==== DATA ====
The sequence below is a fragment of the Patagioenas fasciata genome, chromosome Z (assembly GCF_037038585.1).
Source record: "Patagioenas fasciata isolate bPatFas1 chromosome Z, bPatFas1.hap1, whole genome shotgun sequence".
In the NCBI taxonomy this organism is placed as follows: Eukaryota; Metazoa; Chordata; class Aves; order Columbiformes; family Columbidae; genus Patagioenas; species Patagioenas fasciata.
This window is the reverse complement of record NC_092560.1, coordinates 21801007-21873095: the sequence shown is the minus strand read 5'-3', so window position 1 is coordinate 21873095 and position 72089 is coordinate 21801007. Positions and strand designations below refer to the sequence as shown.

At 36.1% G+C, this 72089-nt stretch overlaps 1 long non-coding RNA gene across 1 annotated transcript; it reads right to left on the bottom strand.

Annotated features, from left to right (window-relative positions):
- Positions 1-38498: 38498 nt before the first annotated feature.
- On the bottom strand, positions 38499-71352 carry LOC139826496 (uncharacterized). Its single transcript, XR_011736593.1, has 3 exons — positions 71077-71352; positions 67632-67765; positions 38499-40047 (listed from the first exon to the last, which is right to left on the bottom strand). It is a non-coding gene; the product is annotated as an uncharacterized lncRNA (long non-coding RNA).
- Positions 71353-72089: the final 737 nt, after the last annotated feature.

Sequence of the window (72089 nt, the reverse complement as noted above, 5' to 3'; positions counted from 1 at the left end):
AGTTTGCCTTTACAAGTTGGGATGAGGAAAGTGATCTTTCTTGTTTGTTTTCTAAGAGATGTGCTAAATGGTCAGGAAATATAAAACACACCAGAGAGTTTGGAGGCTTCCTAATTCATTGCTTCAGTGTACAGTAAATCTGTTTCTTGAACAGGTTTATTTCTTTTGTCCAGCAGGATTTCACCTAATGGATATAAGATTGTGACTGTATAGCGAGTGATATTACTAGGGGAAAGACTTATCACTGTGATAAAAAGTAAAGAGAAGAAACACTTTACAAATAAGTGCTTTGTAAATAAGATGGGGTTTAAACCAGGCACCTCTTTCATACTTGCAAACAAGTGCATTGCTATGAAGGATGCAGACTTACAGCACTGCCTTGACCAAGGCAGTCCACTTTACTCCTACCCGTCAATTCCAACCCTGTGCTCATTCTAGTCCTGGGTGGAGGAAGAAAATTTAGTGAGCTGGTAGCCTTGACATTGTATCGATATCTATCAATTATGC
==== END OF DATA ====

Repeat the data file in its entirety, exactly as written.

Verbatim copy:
The sequence below is a fragment of the Patagioenas fasciata genome, chromosome Z (assembly GCF_037038585.1).
Source record: "Patagioenas fasciata isolate bPatFas1 chromosome Z, bPatFas1.hap1, whole genome shotgun sequence".
In the NCBI taxonomy this organism is placed as follows: Eukaryota; Metazoa; Chordata; class Aves; order Columbiformes; family Columbidae; genus Patagioenas; species Patagioenas fasciata.
This window is the reverse complement of record NC_092560.1, coordinates 21801007-21873095: the sequence shown is the minus strand read 5'-3', so window position 1 is coordinate 21873095 and position 72089 is coordinate 21801007. Positions and strand designations below refer to the sequence as shown.

At 36.1% G+C, this 72089-nt stretch overlaps 1 long non-coding RNA gene across 1 annotated transcript; it reads right to left on the bottom strand.

Annotated features, from left to right (window-relative positions):
- Positions 1-38498: 38498 nt before the first annotated feature.
- On the bottom strand, positions 38499-71352 carry LOC139826496 (uncharacterized). Its single transcript, XR_011736593.1, has 3 exons — positions 71077-71352; positions 67632-67765; positions 38499-40047 (listed from the first exon to the last, which is right to left on the bottom strand). It is a non-coding gene; the product is annotated as an uncharacterized lncRNA (long non-coding RNA).
- Positions 71353-72089: the final 737 nt, after the last annotated feature.

Sequence of the window (72089 nt, the reverse complement as noted above, 5' to 3'; positions counted from 1 at the left end):
AGTTTGCCTTTACAAGTTGGGATGAGGAAAGTGATCTTTCTTGTTTGTTTTCTAAGAGATGTGCTAAATGGTCAGGAAATATAAAACACACCAGAGAGTTTGGAGGCTTCCTAATTCATTGCTTCAGTGTACAGTAAATCTGTTTCTTGAACAGGTTTATTTCTTTTGTCCAGCAGGATTTCACCTAATGGATATAAGATTGTGACTGTATAGCGAGTGATATTACTAGGGGAAAGACTTATCACTGTGATAAAAAGTAAAGAGAAGAAACACTTTACAAATAAGTGCTTTGTAAATAAGATGGGGTTTAAACCAGGCACCTCTTTCATACTTGCAAACAAGTGCATTGCTATGAAGGATGCAGACTTACAGCACTGCCTTGACCAAGGCAGTCCACTTTACTCCTACCCGTCAATTCCAACCCTGTGCTCATTCTAGTCCTGGGTGGAGGAAGAAAATTTAGTGAGCTGGTAGCCTTGACATTGTATCGATATCTATCAATTATGC